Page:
Stripped of Everything – Including Dignity and Privacy
In a 5-4 decision, the Supreme Court ruled (Justice Kennedy writing for the majority) that strip-searches are legal in virtually every arrest made in America. This is further evidence of what futurist-forecaster Gerald Cenente calls ‘the groping trend,’ where Americans are subject to ever-more invasive police measures, essentially being treated like dangerous suspects rather than being presumed innocent, as Amglo-American law has always heretofore required. (even if an arrest requires ‘probable cause,’ that a crime has been committed one is still entitled to reasonable treatment, and an arrest, say, for unpaid parking tickets should nor subject anyone to a strip-search more suitable to a dangerous and armed suspect.)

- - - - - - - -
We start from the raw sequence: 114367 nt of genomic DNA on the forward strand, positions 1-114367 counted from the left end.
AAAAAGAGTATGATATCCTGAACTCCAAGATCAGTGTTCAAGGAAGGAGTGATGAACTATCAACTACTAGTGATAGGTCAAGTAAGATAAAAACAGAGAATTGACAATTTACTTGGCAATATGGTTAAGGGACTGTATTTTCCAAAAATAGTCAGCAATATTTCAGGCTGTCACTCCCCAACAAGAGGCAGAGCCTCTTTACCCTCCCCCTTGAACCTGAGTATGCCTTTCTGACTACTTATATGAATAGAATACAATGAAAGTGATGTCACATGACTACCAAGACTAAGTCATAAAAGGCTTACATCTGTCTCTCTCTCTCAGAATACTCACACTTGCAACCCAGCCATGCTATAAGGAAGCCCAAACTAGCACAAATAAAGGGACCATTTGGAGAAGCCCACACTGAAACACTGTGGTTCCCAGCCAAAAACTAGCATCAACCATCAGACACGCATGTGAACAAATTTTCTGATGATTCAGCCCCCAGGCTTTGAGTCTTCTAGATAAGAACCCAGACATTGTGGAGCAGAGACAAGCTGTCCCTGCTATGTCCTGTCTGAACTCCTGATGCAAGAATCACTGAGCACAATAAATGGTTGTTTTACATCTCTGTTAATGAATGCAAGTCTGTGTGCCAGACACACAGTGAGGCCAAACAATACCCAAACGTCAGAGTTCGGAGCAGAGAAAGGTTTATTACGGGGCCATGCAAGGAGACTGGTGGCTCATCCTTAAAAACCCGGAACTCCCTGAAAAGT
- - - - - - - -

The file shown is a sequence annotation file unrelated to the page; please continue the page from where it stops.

Part of the reason for this trend, perhaps the critical one, is public acceptance of it. Grousing, complaining, ineffectually protesting (as in painting protest slogans on one’s body before going to the airport and then submitting to TSA), et cetra, is not the same as citizens taking effective action to end such practices. many even support them, as they value ‘security’ over liberty, not realizing that giving up liberty for safety guarantees not the latter while certainly costing them the former, as Benjamin Franklin noted.
Knowing one’s rights and politely insisting on the exercise of the full extent of them, even in the face of a threatening police officer, TSA employee or other official may seem like a tall order, but it pales in comparison to what was required of those who scaled Pointe Du Hoc, as well as all the others who bore arms to ensure that we had the exercise of the ancient rights in question. The least we owe ourselves, as well as to those whose valor bought them, again and again, for our use, is to use them, fully and firmly. The fear of abusive government must be conquered if we hope to avoid the actuality of it.